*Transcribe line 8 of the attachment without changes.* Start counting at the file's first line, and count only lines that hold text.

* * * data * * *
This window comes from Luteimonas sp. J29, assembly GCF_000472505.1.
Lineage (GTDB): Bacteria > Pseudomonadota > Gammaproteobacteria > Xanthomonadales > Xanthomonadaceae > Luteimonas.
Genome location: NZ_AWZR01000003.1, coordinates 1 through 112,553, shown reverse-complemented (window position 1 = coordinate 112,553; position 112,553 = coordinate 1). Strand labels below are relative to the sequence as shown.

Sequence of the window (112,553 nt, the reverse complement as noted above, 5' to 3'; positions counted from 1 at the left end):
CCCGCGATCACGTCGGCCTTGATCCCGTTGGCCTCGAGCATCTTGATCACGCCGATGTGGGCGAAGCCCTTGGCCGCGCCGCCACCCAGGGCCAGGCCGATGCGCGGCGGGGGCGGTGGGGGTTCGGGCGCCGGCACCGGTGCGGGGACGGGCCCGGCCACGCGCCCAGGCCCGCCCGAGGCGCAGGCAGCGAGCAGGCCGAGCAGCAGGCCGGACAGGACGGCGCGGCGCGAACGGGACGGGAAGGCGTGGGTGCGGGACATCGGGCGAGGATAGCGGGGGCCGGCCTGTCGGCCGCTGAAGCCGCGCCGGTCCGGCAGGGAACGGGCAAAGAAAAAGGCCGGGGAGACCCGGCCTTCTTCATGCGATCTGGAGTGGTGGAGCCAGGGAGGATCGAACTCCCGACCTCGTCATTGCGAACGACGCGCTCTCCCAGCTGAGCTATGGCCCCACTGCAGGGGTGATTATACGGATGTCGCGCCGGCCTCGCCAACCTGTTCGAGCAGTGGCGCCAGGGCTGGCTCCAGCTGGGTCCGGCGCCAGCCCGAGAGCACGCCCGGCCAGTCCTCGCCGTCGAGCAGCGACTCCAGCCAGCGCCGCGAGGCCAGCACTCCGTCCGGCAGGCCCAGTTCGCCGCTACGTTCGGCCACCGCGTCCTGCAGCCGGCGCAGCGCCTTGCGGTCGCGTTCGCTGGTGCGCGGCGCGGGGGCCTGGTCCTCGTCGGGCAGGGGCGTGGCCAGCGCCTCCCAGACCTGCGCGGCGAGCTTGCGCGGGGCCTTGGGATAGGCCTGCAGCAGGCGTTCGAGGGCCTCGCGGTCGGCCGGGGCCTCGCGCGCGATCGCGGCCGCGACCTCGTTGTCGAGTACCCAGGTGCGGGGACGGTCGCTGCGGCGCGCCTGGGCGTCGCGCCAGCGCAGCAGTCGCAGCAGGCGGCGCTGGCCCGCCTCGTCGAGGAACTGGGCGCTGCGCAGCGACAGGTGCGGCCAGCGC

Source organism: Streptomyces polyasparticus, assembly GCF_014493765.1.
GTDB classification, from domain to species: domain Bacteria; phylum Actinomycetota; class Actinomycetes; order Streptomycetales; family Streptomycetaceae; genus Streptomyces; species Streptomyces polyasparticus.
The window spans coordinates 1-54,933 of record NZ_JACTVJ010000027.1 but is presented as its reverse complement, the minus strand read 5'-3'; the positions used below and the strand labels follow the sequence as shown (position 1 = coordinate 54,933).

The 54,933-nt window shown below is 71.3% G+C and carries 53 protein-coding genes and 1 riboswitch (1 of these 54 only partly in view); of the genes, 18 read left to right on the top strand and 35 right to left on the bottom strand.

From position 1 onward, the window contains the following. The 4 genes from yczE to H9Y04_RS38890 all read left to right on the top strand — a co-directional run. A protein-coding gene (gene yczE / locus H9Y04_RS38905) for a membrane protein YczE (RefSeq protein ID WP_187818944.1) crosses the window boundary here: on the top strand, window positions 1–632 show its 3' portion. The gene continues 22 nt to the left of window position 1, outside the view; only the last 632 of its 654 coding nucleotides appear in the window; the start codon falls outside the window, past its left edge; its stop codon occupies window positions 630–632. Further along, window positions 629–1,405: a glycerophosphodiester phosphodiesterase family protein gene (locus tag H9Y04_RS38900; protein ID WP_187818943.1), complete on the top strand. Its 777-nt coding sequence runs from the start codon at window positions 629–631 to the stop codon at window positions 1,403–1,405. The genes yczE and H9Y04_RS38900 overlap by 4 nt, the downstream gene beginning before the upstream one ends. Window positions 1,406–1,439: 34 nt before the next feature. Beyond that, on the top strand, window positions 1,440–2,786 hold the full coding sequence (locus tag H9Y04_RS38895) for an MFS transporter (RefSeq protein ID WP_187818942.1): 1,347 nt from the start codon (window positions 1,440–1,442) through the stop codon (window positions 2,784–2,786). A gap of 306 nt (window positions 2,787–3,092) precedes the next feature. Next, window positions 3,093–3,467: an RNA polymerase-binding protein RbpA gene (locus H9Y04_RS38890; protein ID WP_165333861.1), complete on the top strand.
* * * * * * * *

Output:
The window spans coordinates 1-54,933 of record NZ_JACTVJ010000027.1 but is presented as its reverse complement, the minus strand read 5'-3'; the positions used below and the strand labels follow the sequence as shown (position 1 = coordinate 54,933).